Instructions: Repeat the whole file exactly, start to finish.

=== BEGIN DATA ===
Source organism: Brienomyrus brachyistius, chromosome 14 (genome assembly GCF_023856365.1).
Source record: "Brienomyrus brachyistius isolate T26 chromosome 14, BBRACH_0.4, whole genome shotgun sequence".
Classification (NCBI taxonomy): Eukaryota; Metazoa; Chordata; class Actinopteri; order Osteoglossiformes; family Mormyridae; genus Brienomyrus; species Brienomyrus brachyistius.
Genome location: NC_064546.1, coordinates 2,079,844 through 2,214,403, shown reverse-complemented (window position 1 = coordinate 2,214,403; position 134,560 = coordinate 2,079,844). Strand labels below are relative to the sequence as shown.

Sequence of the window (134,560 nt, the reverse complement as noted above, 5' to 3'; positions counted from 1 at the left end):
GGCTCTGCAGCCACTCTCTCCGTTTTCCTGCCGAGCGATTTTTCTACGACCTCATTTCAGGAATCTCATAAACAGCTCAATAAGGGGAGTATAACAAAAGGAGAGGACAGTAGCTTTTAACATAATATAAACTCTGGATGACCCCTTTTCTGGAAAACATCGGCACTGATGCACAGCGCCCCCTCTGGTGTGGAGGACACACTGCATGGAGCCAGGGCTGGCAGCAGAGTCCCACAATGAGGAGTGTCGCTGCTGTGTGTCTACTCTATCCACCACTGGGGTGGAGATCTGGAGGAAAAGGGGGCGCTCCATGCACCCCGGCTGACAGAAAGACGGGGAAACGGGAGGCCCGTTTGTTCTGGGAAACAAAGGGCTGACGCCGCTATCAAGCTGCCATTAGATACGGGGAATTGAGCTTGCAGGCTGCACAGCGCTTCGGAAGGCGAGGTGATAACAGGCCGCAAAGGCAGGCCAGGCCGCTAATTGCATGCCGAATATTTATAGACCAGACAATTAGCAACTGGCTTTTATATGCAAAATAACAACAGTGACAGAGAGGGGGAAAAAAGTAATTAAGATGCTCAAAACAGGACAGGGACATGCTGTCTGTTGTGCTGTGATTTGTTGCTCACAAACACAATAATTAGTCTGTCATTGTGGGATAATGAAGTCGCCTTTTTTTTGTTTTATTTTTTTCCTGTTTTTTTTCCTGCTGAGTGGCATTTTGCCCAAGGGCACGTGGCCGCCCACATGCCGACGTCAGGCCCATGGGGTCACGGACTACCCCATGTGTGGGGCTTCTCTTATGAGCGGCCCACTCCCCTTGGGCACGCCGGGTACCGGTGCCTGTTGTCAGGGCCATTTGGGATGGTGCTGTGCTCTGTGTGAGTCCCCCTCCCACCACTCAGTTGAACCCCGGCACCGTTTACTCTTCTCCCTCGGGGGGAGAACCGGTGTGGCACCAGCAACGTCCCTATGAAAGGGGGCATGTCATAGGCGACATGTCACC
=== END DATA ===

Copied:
Source organism: Brienomyrus brachyistius, chromosome 14 (genome assembly GCF_023856365.1).
Source record: "Brienomyrus brachyistius isolate T26 chromosome 14, BBRACH_0.4, whole genome shotgun sequence".
Classification (NCBI taxonomy): Eukaryota; Metazoa; Chordata; class Actinopteri; order Osteoglossiformes; family Mormyridae; genus Brienomyrus; species Brienomyrus brachyistius.
Genome location: NC_064546.1, coordinates 2,079,844 through 2,214,403, shown reverse-complemented (window position 1 = coordinate 2,214,403; position 134,560 = coordinate 2,079,844). Strand labels below are relative to the sequence as shown.

Sequence of the window (134,560 nt, the reverse complement as noted above, 5' to 3'; positions counted from 1 at the left end):
GGCTCTGCAGCCACTCTCTCCGTTTTCCTGCCGAGCGATTTTTCTACGACCTCATTTCAGGAATCTCATAAACAGCTCAATAAGGGGAGTATAACAAAAGGAGAGGACAGTAGCTTTTAACATAATATAAACTCTGGATGACCCCTTTTCTGGAAAACATCGGCACTGATGCACAGCGCCCCCTCTGGTGTGGAGGACACACTGCATGGAGCCAGGGCTGGCAGCAGAGTCCCACAATGAGGAGTGTCGCTGCTGTGTGTCTACTCTATCCACCACTGGGGTGGAGATCTGGAGGAAAAGGGGGCGCTCCATGCACCCCGGCTGACAGAAAGACGGGGAAACGGGAGGCCCGTTTGTTCTGGGAAACAAAGGGCTGACGCCGCTATCAAGCTGCCATTAGATACGGGGAATTGAGCTTGCAGGCTGCACAGCGCTTCGGAAGGCGAGGTGATAACAGGCCGCAAAGGCAGGCCAGGCCGCTAATTGCATGCCGAATATTTATAGACCAGACAATTAGCAACTGGCTTTTATATGCAAAATAACAACAGTGACAGAGAGGGGGAAAAAAGTAATTAAGATGCTCAAAACAGGACAGGGACATGCTGTCTGTTGTGCTGTGATTTGTTGCTCACAAACACAATAATTAGTCTGTCATTGTGGGATAATGAAGTCGCCTTTTTTTTGTTTTATTTTTTTCCTGTTTTTTTTCCTGCTGAGTGGCATTTTGCCCAAGGGCACGTGGCCGCCCACATGCCGACGTCAGGCCCATGGGGTCACGGACTACCCCATGTGTGGGGCTTCTCTTATGAGCGGCCCACTCCCCTTGGGCACGCCGGGTACCGGTGCCTGTTGTCAGGGCCATTTGGGATGGTGCTGTGCTCTGTGTGAGTCCCCCTCCCACCACTCAGTTGAACCCCGGCACCGTTTACTCTTCTCCCTCGGGGGGAGAACCGGTGTGGCACCAGCAACGTCCCTATGAAAGGGGGCATGTCATAGGCGACATGTCACC